A study(HARBAUGH, 2007) looking into the topic of giving under the subjective perception of it either being a voluntary act, or something done under coercion, was surprised to find that both ways of giving may make you feel good. Although it can be reasonably argued that what we pay in taxes is frequently wasted in useless bureaucracy and other things with questionable beneficiality, the study suggests that even paying your taxes can be beneficial to your well-being. However, there was found to be a clear difference in the magnitude of this response between the two types of giving: When giving was done voluntarily, meaning from a subjective perception of doing it voluntarily instead of being done from a sense of guilt or obligation, the magnitude of reward response was greater. The finding illustrates the importance of our inner position as the ground from which our giving sprouts forth! It also challenges us to ask, are we only attempting to buy a certain reward by giving? or are we able to give without preconditioned expectations?
3. Giving can produce a positive feedback loop
One of the studies (AKNIN, 2012) tells us how the actual acts of giving and the understanding, or seeing the positive effects our giving has to the lives of its recipients, provide a feedback to the giver which further increases the measurable reward response in his or her body. Not only that, but it also makes us more prone to engage in a similar prospocial activity again in the future. Besides the possibility of this “feedback loop” being created within the giver, it has also been found to expand outwardly through the recipient as a ripple effect. The mere perception that another engages in an act of genuine giving and caring invokes a rewarding response not only in its recipient(MIKULINCER 2005), but also in others who perceive it happening. This has been measured for example through the correlation with enhanced discretion of Oxytocin (FELDMAN, 2014) after this event. Oxytocin has been found, among other properties, to enhance generosity and prosocial behavior among people. This makes it both a cause as well as an effect of the acts of giving to others. Another study has had similar findings that illustrate how those who receive are in turn more likely to give to others (ZAK, 2007).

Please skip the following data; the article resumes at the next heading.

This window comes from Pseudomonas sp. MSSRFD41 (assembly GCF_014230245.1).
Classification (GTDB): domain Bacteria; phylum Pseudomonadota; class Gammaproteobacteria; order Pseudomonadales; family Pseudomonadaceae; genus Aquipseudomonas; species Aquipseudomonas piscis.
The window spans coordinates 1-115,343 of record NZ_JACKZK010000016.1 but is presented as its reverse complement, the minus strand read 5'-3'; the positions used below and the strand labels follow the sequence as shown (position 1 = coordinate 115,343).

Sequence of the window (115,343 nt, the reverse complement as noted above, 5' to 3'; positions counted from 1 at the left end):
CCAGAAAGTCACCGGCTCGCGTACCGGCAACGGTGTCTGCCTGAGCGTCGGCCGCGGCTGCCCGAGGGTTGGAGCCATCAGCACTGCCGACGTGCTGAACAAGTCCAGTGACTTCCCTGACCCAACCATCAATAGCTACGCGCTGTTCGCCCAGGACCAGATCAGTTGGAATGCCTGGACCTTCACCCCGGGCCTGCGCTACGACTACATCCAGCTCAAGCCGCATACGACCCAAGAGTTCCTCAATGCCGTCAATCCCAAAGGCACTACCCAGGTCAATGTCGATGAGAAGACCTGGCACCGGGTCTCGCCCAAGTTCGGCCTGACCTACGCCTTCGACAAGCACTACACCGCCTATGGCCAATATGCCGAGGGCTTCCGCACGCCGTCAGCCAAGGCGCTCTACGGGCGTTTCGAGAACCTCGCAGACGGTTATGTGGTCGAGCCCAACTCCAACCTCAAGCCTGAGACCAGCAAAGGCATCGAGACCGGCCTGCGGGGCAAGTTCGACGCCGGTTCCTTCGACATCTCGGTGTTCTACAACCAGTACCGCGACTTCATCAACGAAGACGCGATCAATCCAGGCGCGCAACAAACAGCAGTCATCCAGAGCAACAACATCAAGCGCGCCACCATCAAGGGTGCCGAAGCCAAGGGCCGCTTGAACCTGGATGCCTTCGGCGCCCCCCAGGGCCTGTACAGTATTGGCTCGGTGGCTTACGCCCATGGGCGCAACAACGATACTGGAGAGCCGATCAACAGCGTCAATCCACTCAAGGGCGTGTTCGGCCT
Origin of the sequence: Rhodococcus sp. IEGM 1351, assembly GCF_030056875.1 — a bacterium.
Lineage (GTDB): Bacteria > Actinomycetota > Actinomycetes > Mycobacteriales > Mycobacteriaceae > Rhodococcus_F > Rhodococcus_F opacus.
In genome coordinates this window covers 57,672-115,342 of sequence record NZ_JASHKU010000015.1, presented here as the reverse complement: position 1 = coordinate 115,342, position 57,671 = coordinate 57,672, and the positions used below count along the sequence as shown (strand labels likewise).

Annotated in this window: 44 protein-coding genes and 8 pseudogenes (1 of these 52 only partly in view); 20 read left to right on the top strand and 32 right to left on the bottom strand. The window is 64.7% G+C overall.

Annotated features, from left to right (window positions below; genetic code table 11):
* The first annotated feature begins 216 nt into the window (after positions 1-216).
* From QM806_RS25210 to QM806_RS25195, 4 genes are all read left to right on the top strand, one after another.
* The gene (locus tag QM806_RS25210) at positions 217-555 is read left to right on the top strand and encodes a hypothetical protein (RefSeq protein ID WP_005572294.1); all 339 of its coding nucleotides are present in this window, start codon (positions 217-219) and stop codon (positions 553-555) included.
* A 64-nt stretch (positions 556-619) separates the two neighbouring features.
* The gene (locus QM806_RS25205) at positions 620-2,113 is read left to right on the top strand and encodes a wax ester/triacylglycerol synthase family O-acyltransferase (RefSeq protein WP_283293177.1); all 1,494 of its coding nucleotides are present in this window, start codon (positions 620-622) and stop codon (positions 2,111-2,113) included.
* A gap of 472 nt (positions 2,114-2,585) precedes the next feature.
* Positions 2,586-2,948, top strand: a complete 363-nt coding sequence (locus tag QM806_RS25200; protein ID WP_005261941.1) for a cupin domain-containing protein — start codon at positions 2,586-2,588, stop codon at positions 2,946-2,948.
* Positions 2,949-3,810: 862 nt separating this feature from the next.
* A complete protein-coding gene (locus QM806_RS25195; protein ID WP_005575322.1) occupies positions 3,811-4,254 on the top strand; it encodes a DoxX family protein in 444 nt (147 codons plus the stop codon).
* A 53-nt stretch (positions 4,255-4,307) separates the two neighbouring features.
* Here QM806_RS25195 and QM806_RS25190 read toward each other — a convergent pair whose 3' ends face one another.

So as a conclusion, we can see through various studies how giving is rewarding and beneficial in short term to our well-being, whether it is giving to ourselves or giving to others. The difference between the health effects, or at least the reward responses, of these two types of giving becomes apparent when we notice the effects of the positive feedback loop that can be triggered when we give to others. Not only in ourselves, but in the recipient as well. It seems that these have not been observed when giving only to oneself, and so could prove that giving to others is more rewarding in the long run. Also, as giving freely to others is found to be more rewarding than through coercion or obligation, it emphasizes the value of doing these deeds without expectations — physical or psychological. This way giving to others, especially in a way that the recipient understands or can perceive the generosity and sincerity behind the act, is not only rewarding to the recipient directly but also in turn enhances their generosity. Giving and kindness have also been found to be inspiring to others and so very contagious (FOWLER, 2010)(SCHNALL,2010), so these acts of giving may also affect positively those who witness them. This creates a positive ripple effect and can even increase the opportunities in the long run for the giver also to receive, at least in theory.
The benefits of giving to others, or philanthropic giving, although it may need a certain amount of healthy wisdom in its execution, can be potentially manifold compared to mere personal giving. This also reflects the Golden rule present in most of the spiritual teachings in the world. In the Bible, it is found at least within the saying, “So in everything, do to others what you would have them do to you, for this sums up the Law and the Prophets.” Matthew 7:12
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Picture from unsplash.com, by Jared Erondu